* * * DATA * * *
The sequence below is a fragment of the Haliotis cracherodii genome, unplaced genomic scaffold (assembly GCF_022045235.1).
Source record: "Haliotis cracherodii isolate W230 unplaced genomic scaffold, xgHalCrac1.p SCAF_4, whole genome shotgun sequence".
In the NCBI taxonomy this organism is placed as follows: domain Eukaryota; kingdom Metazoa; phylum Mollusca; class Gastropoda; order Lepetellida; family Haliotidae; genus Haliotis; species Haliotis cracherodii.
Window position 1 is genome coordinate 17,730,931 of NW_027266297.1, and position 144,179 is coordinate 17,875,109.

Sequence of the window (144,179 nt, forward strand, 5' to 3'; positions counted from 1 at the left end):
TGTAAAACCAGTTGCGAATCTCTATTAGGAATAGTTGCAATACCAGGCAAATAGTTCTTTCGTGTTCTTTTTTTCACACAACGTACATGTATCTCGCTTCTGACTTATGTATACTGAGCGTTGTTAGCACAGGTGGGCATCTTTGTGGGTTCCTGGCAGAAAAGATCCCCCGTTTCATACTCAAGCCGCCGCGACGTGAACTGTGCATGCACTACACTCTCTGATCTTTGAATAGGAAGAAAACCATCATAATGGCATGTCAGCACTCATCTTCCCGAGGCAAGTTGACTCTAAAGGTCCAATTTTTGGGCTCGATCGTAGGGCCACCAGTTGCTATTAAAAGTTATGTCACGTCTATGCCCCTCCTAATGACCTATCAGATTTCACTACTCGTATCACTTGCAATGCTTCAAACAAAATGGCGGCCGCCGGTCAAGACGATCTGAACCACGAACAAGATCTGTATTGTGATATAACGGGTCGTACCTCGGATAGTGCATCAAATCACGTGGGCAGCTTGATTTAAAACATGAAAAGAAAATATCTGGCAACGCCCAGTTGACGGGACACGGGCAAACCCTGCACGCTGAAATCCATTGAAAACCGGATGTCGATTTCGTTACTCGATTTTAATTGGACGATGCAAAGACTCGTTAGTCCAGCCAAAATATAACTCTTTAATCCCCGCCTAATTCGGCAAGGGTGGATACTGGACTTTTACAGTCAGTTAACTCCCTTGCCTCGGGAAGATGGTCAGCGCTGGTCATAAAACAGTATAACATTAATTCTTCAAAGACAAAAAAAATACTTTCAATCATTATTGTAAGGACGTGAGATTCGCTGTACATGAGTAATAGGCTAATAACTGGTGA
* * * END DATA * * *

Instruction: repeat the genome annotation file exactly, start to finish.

The sequence below is a fragment of the Haliotis cracherodii genome, unplaced genomic scaffold (assembly GCF_022045235.1).
Source record: "Haliotis cracherodii isolate W230 unplaced genomic scaffold, xgHalCrac1.p SCAF_4, whole genome shotgun sequence".
In the NCBI taxonomy this organism is placed as follows: domain Eukaryota; kingdom Metazoa; phylum Mollusca; class Gastropoda; order Lepetellida; family Haliotidae; genus Haliotis; species Haliotis cracherodii.
Window position 1 is genome coordinate 17,730,931 of NW_027266297.1, and position 144,179 is coordinate 17,875,109.

Sequence of the window (144,179 nt, forward strand, 5' to 3'; positions counted from 1 at the left end):
TGTAAAACCAGTTGCGAATCTCTATTAGGAATAGTTGCAATACCAGGCAAATAGTTCTTTCGTGTTCTTTTTTTCACACAACGTACATGTATCTCGCTTCTGACTTATGTATACTGAGCGTTGTTAGCACAGGTGGGCATCTTTGTGGGTTCCTGGCAGAAAAGATCCCCCGTTTCATACTCAAGCCGCCGCGACGTGAACTGTGCATGCACTACACTCTCTGATCTTTGAATAGGAAGAAAACCATCATAATGGCATGTCAGCACTCATCTTCCCGAGGCAAGTTGACTCTAAAGGTCCAATTTTTGGGCTCGATCGTAGGGCCACCAGTTGCTATTAAAAGTTATGTCACGTCTATGCCCCTCCTAATGACCTATCAGATTTCACTACTCGTATCACTTGCAATGCTTCAAACAAAATGGCGGCCGCCGGTCAAGACGATCTGAACCACGAACAAGATCTGTATTGTGATATAACGGGTCGTACCTCGGATAGTGCATCAAATCACGTGGGCAGCTTGATTTAAAACATGAAAAGAAAATATCTGGCAACGCCCAGTTGACGGGACACGGGCAAACCCTGCACGCTGAAATCCATTGAAAACCGGATGTCGATTTCGTTACTCGATTTTAATTGGACGATGCAAAGACTCGTTAGTCCAGCCAAAATATAACTCTTTAATCCCCGCCTAATTCGGCAAGGGTGGATACTGGACTTTTACAGTCAGTTAACTCCCTTGCCTCGGGAAGATGGTCAGCGCTGGTCATAAAACAGTATAACATTAATTCTTCAAAGACAAAAAAAATACTTTCAATCATTATTGTAAGGACGTGAGATTCGCTGTACATGAGTAATAGGCTAATAACTGGTGA